Tenants left homeless by defaulting landlords
What rights do renters have if lenders want to repossess their homes?
Sunday 05 July 2009
Tenants may like to think themselves immune to the property crash, but substantial increases in the number of landlords in arrears has put more renters at risk of losing their homes too.
When landlords struggle to meet their mortgage payments, lenders are able to seek court orders for possession, whether the properties are occupied or not. Tenants can be left with little or no time to find new accommodation. On top of this, many lose any rent they've paid in advance and possibly even their deposits.
Council of Mortgage Lenders (CML) statistics show that 1,700 buy-to-let properties were repossessed in the first quarter of 2009, compared with just 900 in the first quarter of last year.
In an effort to combat this problem, the Government announced earlier this year that legislation would be introduced to give all tenants a minimum of two months' notice if living in a home that has been repossessed.
The promise, made before the latest cabinet shuffle, was welcomed by housing charities Crisis and Shelter after they and several other organisations highlighted the number of tenants made homeless after their homes were repossessed. "We now hope that the new minister will honour this commitment and introduce these changes as soon as possible," says Leslie Morphy, the chief executive of Crisis.
In the meantime, tenants need to know where they stand if their homes are at risk of repossession. Those whose landlords took out a buy-to-let mortgage should get some protection. And those who began renting a property after 28 February 1997 will have an assured shorthold tenancy (AST).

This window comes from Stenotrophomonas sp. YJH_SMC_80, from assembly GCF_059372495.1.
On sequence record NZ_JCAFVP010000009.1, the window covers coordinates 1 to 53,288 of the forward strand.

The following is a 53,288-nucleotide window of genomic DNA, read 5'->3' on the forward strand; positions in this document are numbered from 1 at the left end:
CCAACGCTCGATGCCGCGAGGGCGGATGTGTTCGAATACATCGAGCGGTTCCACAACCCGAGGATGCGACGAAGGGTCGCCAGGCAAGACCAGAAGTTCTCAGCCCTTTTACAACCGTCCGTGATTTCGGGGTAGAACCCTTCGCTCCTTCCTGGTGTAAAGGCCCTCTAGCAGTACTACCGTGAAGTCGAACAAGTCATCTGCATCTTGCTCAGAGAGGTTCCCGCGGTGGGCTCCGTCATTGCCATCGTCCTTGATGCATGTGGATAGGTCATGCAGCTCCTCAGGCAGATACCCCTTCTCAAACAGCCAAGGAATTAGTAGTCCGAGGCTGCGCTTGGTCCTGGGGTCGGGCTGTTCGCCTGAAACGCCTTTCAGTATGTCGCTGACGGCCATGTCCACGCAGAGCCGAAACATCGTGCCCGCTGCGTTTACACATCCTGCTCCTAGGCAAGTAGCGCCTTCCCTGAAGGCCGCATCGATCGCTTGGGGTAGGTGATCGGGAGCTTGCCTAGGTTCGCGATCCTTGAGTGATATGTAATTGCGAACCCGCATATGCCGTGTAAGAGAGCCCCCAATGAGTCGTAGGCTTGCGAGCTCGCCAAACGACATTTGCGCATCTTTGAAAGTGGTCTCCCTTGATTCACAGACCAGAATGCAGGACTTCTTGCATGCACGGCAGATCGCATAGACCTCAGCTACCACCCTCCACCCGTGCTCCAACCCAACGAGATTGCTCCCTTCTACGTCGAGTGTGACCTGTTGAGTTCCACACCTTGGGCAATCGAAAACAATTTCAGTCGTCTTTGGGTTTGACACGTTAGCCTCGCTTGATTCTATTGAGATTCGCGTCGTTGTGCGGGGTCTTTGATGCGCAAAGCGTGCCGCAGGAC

These agreements are typically either fixed, often for six months or a year, or periodic, and rolling from one week or month to another. In these cases, lenders who take possession of the property will usually be bound by the tenancy agreement, unless the tenants are in breach of its terms and conditions. So tenants with a fixed agreement in place can stay put, complete their contractual period and then have two months' notice to vacate the property. With a periodic contract, the lender is free to issue two months' notice immediately.
Where the real problems start is with landlords renting out properties under a standard residential mortgage, and therefore without consent from the lender. In these cases, the landlords are in breach of the terms of their mortgage contracts and the tenants are unauthorised.
The lenders are under no obligation to uphold the tenancy agreements and tenants can be evicted with 14 days' notice. The recent surge in accidental or reluctant landlords, who are unable to sell their homes and opt instead to rent them out until the property market picks up, has meant that far more tenants are in this worrying situation.
Once properties have been repossessed, tenants cannot delay eviction, but all may not be lost as lenders can appoint what is known as a receiver of rent. "A receiver will act as a landlord and manage the property as well as collect the rent," says Bernard Clarke from the CML.
This was the case in 2,400 instances in the first quarter of 2009, up from just 100 in the first quarter of 2008. A receiver, typically a member of the Royal Institution of Chartered Surveyors, allows the tenant to remain in the property until the lender has decided what to do with the property.